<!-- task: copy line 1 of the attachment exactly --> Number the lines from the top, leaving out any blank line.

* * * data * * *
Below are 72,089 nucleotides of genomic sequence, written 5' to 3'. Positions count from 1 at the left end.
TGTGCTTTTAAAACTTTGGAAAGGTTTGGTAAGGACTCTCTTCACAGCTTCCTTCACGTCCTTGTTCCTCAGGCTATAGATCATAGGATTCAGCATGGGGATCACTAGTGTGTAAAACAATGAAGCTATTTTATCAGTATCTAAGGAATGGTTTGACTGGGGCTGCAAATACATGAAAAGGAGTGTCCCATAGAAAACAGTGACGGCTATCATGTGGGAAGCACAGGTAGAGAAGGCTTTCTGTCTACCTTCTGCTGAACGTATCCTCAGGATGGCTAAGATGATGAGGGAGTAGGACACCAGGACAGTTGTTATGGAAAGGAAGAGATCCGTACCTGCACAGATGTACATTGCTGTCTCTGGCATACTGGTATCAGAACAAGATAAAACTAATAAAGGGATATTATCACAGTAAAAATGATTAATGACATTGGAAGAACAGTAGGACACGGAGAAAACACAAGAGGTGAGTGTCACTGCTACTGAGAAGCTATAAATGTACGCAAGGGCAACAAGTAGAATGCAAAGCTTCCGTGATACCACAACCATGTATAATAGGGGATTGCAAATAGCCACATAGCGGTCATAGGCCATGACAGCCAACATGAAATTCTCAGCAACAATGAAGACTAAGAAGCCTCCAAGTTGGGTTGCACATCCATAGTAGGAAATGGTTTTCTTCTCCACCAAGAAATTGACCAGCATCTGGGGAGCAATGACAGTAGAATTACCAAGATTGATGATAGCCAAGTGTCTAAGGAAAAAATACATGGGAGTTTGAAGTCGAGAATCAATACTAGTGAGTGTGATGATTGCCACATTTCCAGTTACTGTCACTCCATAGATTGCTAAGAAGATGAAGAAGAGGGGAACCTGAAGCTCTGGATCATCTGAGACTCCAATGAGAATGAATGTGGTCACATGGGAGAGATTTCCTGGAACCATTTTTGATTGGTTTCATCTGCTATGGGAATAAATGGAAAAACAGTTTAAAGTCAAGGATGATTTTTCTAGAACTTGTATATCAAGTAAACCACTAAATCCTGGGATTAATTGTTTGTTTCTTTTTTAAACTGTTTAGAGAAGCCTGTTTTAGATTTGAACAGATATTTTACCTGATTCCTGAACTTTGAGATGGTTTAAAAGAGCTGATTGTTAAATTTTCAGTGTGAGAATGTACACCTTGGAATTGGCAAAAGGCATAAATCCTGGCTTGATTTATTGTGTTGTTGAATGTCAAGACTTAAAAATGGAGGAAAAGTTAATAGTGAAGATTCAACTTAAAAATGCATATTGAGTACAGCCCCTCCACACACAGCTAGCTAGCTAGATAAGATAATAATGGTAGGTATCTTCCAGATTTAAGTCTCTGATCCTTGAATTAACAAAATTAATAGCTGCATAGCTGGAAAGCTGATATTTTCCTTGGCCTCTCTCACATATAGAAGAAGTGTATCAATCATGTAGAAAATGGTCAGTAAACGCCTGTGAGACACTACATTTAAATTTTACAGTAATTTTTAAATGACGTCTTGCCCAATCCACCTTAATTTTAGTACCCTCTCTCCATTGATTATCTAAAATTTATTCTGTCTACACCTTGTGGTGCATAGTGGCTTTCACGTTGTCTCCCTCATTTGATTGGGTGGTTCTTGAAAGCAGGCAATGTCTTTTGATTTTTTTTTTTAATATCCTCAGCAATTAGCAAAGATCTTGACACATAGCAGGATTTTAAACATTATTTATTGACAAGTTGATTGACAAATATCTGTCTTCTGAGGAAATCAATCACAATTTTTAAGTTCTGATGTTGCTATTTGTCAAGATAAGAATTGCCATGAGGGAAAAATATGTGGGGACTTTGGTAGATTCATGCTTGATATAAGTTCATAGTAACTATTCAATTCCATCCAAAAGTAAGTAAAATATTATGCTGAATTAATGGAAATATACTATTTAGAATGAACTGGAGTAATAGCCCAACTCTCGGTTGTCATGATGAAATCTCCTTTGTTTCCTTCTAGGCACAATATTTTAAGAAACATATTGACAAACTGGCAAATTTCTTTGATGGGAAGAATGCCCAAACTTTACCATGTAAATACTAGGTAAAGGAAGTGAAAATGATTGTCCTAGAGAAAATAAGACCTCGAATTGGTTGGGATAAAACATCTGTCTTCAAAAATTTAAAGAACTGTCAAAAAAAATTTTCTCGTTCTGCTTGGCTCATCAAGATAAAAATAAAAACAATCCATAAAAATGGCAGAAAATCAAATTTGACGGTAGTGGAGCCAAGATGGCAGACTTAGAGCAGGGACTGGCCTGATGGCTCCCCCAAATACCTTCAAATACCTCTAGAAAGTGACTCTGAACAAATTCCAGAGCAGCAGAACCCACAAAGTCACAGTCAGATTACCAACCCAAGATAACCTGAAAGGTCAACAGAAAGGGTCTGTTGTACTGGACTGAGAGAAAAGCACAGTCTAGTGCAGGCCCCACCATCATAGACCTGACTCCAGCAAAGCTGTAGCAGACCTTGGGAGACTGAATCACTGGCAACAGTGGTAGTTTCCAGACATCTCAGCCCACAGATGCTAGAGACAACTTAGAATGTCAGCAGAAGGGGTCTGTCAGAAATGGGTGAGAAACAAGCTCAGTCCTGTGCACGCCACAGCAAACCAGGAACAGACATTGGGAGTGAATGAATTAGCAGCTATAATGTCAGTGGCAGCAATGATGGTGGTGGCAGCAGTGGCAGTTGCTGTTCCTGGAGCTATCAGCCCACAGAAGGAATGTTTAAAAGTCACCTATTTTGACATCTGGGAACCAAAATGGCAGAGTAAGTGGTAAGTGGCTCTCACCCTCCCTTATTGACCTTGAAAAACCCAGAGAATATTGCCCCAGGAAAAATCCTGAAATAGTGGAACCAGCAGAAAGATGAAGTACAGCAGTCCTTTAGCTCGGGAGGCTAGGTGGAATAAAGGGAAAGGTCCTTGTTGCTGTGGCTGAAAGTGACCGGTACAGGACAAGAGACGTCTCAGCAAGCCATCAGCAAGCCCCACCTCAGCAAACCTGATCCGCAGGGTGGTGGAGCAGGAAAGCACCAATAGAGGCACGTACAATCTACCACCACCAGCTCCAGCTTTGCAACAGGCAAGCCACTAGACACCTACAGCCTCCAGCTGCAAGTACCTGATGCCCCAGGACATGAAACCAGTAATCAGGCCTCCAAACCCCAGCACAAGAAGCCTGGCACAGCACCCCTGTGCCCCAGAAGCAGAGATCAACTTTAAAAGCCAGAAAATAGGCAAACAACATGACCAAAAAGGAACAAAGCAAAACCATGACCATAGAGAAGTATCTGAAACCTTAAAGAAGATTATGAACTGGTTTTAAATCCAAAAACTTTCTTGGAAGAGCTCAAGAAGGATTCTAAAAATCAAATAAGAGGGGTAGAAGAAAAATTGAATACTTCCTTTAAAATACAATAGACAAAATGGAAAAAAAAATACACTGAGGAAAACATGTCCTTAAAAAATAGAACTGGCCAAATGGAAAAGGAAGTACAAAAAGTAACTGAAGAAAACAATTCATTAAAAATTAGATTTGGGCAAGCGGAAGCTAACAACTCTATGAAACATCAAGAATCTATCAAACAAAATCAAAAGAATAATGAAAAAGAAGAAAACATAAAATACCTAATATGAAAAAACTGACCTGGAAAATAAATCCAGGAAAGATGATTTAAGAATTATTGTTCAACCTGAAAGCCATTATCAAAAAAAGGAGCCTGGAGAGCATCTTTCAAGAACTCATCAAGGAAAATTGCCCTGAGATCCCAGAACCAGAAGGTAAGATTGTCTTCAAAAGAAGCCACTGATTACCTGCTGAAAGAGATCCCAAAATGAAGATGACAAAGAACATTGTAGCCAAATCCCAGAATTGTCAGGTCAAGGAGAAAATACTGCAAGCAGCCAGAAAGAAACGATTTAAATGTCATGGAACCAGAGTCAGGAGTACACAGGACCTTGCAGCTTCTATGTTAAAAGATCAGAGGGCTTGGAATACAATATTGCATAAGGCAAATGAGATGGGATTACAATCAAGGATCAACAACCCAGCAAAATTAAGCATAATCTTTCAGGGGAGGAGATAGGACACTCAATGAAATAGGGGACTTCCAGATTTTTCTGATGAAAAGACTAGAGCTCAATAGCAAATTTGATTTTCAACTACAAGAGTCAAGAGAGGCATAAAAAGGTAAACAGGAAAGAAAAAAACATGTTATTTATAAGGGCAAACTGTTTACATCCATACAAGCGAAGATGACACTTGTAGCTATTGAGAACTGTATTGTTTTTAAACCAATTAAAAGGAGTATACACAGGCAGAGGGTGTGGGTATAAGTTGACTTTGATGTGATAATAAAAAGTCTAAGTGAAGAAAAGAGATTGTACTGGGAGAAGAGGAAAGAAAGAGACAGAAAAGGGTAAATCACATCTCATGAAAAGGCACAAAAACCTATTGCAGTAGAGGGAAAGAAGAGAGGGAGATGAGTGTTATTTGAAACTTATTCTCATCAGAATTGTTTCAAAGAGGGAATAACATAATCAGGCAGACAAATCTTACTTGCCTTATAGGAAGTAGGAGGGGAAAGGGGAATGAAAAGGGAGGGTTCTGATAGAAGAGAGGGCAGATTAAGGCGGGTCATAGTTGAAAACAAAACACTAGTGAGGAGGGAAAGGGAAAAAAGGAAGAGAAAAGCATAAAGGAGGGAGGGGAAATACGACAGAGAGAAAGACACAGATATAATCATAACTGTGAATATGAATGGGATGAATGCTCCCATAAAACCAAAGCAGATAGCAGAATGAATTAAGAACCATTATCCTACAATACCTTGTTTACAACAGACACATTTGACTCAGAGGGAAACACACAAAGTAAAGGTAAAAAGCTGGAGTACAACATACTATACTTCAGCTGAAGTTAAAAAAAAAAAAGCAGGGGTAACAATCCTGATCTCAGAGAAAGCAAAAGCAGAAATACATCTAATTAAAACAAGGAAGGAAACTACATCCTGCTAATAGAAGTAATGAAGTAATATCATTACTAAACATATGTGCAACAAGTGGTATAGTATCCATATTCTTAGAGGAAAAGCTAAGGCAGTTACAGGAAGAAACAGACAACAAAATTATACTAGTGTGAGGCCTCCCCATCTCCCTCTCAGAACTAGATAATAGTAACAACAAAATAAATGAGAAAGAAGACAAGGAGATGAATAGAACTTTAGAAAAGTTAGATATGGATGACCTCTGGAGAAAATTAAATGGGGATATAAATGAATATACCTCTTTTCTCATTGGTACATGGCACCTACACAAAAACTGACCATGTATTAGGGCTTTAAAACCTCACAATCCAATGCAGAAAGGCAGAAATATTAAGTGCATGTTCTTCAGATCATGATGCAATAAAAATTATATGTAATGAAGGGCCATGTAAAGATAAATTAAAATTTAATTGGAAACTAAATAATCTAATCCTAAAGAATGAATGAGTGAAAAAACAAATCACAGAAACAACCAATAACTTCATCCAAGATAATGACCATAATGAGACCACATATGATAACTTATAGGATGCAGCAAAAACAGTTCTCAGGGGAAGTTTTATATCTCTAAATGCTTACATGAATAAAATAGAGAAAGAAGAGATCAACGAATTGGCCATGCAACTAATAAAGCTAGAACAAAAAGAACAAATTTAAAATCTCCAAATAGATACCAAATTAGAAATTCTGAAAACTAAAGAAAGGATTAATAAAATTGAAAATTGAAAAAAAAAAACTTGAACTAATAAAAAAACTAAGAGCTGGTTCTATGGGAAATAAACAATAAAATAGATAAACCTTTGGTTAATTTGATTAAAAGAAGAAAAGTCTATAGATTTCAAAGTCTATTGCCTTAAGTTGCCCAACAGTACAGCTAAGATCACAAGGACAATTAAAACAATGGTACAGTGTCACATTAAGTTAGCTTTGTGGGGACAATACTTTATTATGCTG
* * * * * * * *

Below are 72,089 nucleotides of genomic sequence, written 5' to 3'. Positions count from 1 at the left end.